Are there people willing to spend more than 300,000 won ($265) to join a workout group that meets once a week for six weeks? How about joining a book club that costs 190,000 won for four months, or a women-only career-boosting community for 150,000 won a month?
The membership numbers speak for themselves. Trevari, a book club community founded in 2015, attracted 4,500 people who paid somewhere between 190,000 won and 290,000 won to sign up for 279 book discussions for the January-April period. Butfit Seoul, which offers workout programs, gets some 650 members per season and the 9-month-old women-only community HeyJoyce had 250 members as of the end of January.
People participate in a book club organized by Trevri.
Pay to join
The growing number of people signing up for these kinds of services and the number of latecomers adopting a membership business model proves the popularity of community-based businesses. This phenomenon also reveals an unmet desire for a sense of belonging among people who might be described as “affluent but lonely.”
In South Korea, one-person households comprise almost 30 percent of the total, with 5,620,000 people living alone in 2017. And that number is growing fast. At the same time, though Korean society has long been notorious for turning out large numbers of workaholics, it is undergoing a transformation and coming to see the value of a healthy work-life balance.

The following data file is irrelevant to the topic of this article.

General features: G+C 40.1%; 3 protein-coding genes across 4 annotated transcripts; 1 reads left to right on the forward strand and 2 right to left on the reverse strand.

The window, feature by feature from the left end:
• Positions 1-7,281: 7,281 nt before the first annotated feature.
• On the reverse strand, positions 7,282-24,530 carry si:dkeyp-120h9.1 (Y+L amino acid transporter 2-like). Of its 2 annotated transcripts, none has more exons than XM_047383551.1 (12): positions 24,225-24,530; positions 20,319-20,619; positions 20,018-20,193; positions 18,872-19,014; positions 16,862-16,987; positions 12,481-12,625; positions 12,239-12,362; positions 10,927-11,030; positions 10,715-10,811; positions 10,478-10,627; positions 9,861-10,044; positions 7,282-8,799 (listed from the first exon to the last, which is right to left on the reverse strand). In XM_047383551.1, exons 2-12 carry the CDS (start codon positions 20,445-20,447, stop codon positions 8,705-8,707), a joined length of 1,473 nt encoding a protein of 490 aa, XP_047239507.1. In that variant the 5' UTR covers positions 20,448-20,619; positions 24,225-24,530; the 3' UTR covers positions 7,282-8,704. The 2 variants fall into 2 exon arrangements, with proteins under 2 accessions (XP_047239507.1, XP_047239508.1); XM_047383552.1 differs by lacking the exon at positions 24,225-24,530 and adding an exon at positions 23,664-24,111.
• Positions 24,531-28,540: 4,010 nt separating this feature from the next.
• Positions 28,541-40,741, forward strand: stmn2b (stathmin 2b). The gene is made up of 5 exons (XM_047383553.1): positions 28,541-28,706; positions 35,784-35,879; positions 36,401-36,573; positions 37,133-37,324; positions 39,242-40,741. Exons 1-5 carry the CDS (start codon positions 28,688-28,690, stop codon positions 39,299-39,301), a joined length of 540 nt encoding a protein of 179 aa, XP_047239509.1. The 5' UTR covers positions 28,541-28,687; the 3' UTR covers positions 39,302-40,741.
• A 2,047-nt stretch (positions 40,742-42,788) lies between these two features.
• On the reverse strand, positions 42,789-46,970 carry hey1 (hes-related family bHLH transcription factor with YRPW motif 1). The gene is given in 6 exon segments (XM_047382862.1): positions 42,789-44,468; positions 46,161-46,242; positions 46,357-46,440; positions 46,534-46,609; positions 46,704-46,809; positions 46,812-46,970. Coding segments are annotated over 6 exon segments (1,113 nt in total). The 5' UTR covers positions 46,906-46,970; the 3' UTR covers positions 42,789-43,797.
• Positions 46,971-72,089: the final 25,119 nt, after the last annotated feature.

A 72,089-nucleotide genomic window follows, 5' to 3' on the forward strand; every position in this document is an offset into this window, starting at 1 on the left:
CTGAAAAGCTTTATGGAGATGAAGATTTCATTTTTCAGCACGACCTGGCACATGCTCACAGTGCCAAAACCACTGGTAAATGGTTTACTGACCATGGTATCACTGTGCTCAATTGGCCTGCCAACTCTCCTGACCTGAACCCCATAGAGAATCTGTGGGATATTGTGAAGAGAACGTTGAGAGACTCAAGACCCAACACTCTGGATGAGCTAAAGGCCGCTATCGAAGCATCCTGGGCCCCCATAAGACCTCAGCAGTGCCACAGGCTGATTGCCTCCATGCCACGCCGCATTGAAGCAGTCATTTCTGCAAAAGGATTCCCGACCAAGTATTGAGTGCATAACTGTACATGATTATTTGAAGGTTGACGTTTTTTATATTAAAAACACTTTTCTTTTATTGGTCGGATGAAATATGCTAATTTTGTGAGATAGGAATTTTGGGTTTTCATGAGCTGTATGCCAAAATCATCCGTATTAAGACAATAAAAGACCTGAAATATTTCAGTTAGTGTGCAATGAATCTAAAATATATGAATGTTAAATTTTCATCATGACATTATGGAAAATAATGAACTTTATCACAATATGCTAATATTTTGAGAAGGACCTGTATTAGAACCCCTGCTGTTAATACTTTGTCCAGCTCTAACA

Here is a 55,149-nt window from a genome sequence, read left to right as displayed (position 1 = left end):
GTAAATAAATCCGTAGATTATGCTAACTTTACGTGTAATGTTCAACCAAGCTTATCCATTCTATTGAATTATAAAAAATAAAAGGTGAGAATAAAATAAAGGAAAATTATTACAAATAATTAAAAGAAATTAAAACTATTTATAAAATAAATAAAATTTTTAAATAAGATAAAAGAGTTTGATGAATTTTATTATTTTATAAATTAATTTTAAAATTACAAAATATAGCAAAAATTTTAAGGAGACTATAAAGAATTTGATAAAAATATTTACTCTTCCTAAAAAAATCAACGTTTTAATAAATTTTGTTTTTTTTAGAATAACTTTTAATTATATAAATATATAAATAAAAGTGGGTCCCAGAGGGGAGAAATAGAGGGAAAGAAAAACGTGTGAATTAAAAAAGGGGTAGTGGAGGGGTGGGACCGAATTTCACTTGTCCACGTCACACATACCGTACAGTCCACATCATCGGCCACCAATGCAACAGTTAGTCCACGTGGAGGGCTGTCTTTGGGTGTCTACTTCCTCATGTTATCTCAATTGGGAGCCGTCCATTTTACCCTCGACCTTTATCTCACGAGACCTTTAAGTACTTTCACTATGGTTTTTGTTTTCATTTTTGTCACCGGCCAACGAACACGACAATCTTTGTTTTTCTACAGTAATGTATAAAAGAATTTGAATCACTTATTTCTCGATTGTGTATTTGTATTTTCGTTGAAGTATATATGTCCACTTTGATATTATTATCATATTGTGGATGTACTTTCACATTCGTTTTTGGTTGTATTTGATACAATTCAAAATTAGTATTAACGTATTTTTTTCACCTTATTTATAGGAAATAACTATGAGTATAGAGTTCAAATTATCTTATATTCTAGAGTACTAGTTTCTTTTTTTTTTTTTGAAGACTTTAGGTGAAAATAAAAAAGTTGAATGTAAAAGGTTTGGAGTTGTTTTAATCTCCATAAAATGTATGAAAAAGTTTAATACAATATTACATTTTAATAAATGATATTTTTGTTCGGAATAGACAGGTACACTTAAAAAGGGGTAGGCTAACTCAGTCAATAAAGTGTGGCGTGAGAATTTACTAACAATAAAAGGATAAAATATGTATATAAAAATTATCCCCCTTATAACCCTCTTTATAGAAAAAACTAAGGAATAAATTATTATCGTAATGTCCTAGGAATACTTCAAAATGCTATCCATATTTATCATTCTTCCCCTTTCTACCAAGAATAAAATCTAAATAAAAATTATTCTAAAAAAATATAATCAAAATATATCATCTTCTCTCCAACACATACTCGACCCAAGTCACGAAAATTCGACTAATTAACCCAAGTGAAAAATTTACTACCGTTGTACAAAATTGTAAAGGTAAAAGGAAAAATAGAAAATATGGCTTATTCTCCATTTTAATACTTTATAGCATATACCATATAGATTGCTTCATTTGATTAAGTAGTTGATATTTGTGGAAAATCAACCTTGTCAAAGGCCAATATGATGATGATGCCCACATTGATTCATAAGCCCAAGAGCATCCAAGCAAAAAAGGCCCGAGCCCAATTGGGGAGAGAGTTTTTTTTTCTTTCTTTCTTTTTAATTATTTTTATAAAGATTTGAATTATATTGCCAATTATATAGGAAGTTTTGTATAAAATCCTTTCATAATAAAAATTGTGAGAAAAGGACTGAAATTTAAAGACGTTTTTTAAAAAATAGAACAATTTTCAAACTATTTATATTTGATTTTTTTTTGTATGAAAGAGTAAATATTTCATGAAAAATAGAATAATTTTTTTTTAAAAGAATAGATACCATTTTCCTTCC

But communities as they are traditionally understood -- that is, the kind people form on the basis of where they live, where they work or what schools they attended -- may not be enough to relieve loneliness or satisfy people’s desire to grow.
“The traditional concept of communities is crashing,” said Lee Yook-hyun, Trevari’s communications manager. “Now people want to join communities where they can share their actual interests and focus on them.”
While people want to get out of the box -- whether that box consists of work colleagues or school alumni -- and connect with people of diverse backgrounds, it is not always easy. These businesses do it for you.
“When you are stuck at the same place with the same people, you also get stuck (in life),” said Lee Jae-yoon, the founder of the Harvard Business Review Forum, which was created to foster a debating culture in Korea. Lee added that “people are willing to pay to meet people with various backgrounds.”
Butfit Seoul's workout session